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I am trying to solve this question: The center of a group $G$ (denoted by $Z$) is defined to be the set of elements $$\{z_1, z_2,...\}$$ that commute with all elements of $G$, that is $z_ig=gz_i$ for all $g \in G$. Show that $Z$ is an abelian subgroup of $G$.

So I know that if it's a subgroup of $G$ and it commutes with the elements of $G$ it must commute with itself, but I'm not sure how to prove that it is a subgroup. Don't I have to know how many elements are respectively in $Z$ and $G$ to check if Lagrange's Theorem applies?

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    $\begingroup$ No. A subgroup's order is a divisor of the group's order, but the converse is not true: a subset's size being a divisor of the group's size does not mean the subset is a subgroup. The very definition of "subgroup" is basically a list of things to check to determine if something is a subgroup. So make sure you go and look at the definition. $\endgroup$ – arctic tern Aug 8 '16 at 0:25
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The definition of a subgroup is the following:

Definition: A subset $H \subseteq G$ of a group $G$ is called a subgroup if the following condititons are satisfied:

  1. $1 \in H$, where $1$ denotes the neutral element of $G$,
  2. for all $x, y \in H$ one has $x y \in H$, and
  3. for every $x \in H$ one has $x^{-1} \in H$.

To check that $$ Z = \{z \in G \mid \text{$zg = gz$ for all $g \in G$}\} $$ is a subgroup of $G$ you need to check that this subset satisfies all three of the above conditions.


Regarding your proposed use of Lagrange's theorem:

Theorem: (Lagrange) If $H \subseteq G$ is a subgroup of a finite group $G$, then $|H|$ divides $|G|$.

First off, $G$ is not assumed to be finite, so we already cannot apply the theorem. But even if we assume $G$ to be finite, we gain nothing from this: The theorem only tells us that if we already know that $Z$ is a subgroup, then we can conclude that $|Z|$ divides $|G|$.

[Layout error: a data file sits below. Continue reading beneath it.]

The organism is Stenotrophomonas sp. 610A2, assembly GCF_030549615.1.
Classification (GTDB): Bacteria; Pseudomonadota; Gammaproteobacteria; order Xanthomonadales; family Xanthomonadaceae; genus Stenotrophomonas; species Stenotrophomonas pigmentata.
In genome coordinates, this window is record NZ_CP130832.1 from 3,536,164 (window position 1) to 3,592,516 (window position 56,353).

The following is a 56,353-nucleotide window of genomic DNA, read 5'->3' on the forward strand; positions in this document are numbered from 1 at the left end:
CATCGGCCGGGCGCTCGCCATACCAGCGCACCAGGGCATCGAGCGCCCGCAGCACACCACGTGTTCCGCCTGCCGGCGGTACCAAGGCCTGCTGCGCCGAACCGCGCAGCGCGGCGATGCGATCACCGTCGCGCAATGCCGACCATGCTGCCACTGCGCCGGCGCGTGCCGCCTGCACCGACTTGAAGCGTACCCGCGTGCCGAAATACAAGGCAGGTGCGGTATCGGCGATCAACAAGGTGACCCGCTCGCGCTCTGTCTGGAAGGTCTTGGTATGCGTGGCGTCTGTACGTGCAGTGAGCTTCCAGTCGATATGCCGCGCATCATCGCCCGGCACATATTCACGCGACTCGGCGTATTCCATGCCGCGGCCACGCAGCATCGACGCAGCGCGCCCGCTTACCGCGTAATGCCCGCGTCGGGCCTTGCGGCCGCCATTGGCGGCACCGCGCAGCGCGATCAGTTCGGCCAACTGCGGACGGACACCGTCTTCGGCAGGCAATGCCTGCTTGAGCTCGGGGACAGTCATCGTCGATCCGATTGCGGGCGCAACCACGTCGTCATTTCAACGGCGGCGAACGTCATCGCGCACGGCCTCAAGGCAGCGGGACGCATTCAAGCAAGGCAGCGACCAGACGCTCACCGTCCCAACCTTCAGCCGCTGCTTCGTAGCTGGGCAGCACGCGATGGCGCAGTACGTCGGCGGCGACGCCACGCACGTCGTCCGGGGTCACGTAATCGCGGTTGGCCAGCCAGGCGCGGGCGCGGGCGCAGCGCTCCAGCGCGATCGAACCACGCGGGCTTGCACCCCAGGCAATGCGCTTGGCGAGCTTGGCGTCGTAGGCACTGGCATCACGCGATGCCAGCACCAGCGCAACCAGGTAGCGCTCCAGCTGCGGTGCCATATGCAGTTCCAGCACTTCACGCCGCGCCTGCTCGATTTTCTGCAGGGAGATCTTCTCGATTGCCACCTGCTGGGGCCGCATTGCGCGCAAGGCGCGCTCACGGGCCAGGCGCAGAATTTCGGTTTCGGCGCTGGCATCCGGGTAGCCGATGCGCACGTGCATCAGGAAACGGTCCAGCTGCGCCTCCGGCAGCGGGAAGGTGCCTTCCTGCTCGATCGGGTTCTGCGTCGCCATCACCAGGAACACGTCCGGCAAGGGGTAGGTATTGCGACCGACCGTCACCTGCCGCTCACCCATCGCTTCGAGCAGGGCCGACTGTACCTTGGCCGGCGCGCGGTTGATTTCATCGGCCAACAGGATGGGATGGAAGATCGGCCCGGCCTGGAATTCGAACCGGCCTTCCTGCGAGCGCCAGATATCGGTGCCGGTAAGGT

The converse of the theorem does not hold, i.e. if we have a subset $H \subseteq G$ such that $|H|$ divides $|G|$, then it does not necessarily follow that $H$ is a subgroup of $G$. So even if $G$ was finite and $|Z|$ would divide $|G|$, we could not use this to conclude that $Z$ is a subgroup.

The only thing we could conclude from the theorem is that if $G$ was finite and $|Z|$ would not divide $|G|$, then $Z$ would not be subgroup of $G$. But of course this won’t happen, as it is a subgroup.

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  • $\begingroup$ Ohhhhh I see now thank you for the bit about Lagrange's Theorem, that really cleared things up :). $\endgroup$ – Shrodinger 2016 Aug 8 '16 at 2:38
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Basically you have to check the following three facts:

  • Presence of inverse elements If $zg = g z$ for all $g \in G$ you obtain by multiplication that $z^{-1}(zg)z^{-1} = z^{-1}(g z)z^{-1}$ and then $$gz^{-1} = z^{-1}g$$

    and $z^{-1}$ commutes with all $G$ and hence is contained in $Z$.

  • Presence of identity It is obvious that $e$ is contained in $Z$ because it commutes with all elements of $G$.

  • Closure by multiplication You have to show that $z \cdot z'$ is in $Z$ if $z, \, z' \in Z$, but this is easy because $$z z' g = z(z'g)= z (g z')= (zg)z'=(gz)z'=gzz'$$

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